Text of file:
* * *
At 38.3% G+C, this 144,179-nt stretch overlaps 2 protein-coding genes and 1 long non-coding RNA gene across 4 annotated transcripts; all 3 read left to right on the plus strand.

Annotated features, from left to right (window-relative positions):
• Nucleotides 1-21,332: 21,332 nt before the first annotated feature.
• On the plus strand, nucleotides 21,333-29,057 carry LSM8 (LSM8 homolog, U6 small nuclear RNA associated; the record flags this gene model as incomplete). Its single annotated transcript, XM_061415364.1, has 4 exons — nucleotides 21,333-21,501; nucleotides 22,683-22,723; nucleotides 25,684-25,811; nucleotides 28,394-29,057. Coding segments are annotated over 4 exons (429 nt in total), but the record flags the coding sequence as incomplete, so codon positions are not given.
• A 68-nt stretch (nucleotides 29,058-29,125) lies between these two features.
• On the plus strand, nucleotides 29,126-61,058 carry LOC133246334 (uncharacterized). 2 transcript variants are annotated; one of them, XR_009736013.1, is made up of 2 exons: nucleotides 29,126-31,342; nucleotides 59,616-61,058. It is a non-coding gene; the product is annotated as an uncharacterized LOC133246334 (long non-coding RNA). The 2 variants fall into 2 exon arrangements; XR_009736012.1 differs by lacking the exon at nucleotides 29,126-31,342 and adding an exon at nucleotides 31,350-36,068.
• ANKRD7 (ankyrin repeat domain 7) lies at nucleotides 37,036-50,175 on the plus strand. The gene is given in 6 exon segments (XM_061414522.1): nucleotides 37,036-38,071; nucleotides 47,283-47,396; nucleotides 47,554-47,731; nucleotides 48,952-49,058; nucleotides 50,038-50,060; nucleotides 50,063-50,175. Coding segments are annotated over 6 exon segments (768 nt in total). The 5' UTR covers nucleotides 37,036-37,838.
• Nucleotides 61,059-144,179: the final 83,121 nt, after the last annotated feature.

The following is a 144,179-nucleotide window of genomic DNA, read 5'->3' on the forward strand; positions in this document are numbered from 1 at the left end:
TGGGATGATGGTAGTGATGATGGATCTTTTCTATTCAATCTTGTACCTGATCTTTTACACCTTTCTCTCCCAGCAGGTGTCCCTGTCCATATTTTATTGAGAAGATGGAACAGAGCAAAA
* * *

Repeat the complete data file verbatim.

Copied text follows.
At 38.3% G+C, this 144,179-nt stretch overlaps 2 protein-coding genes and 1 long non-coding RNA gene across 4 annotated transcripts; all 3 read left to right on the plus strand.

Annotated features, from left to right (window-relative positions):
• Nucleotides 1-21,332: 21,332 nt before the first annotated feature.
• On the plus strand, nucleotides 21,333-29,057 carry LSM8 (LSM8 homolog, U6 small nuclear RNA associated; the record flags this gene model as incomplete). Its single annotated transcript, XM_061415364.1, has 4 exons — nucleotides 21,333-21,501; nucleotides 22,683-22,723; nucleotides 25,684-25,811; nucleotides 28,394-29,057. Coding segments are annotated over 4 exons (429 nt in total), but the record flags the coding sequence as incomplete, so codon positions are not given.
• A 68-nt stretch (nucleotides 29,058-29,125) lies between these two features.
• On the plus strand, nucleotides 29,126-61,058 carry LOC133246334 (uncharacterized). 2 transcript variants are annotated; one of them, XR_009736013.1, is made up of 2 exons: nucleotides 29,126-31,342; nucleotides 59,616-61,058. It is a non-coding gene; the product is annotated as an uncharacterized LOC133246334 (long non-coding RNA). The 2 variants fall into 2 exon arrangements; XR_009736012.1 differs by lacking the exon at nucleotides 29,126-31,342 and adding an exon at nucleotides 31,350-36,068.
• ANKRD7 (ankyrin repeat domain 7) lies at nucleotides 37,036-50,175 on the plus strand. The gene is given in 6 exon segments (XM_061414522.1): nucleotides 37,036-38,071; nucleotides 47,283-47,396; nucleotides 47,554-47,731; nucleotides 48,952-49,058; nucleotides 50,038-50,060; nucleotides 50,063-50,175. Coding segments are annotated over 6 exon segments (768 nt in total). The 5' UTR covers nucleotides 37,036-37,838.
• Nucleotides 61,059-144,179: the final 83,121 nt, after the last annotated feature.

The following is a 144,179-nucleotide window of genomic DNA, read 5'->3' on the forward strand; positions in this document are numbered from 1 at the left end:
TGGGATGATGGTAGTGATGATGGATCTTTTCTATTCAATCTTGTACCTGATCTTTTACACCTTTCTCTCCCAGCAGGTGTCCCTGTCCATATTTTATTGAGAAGATGGAACAGAGCAAAA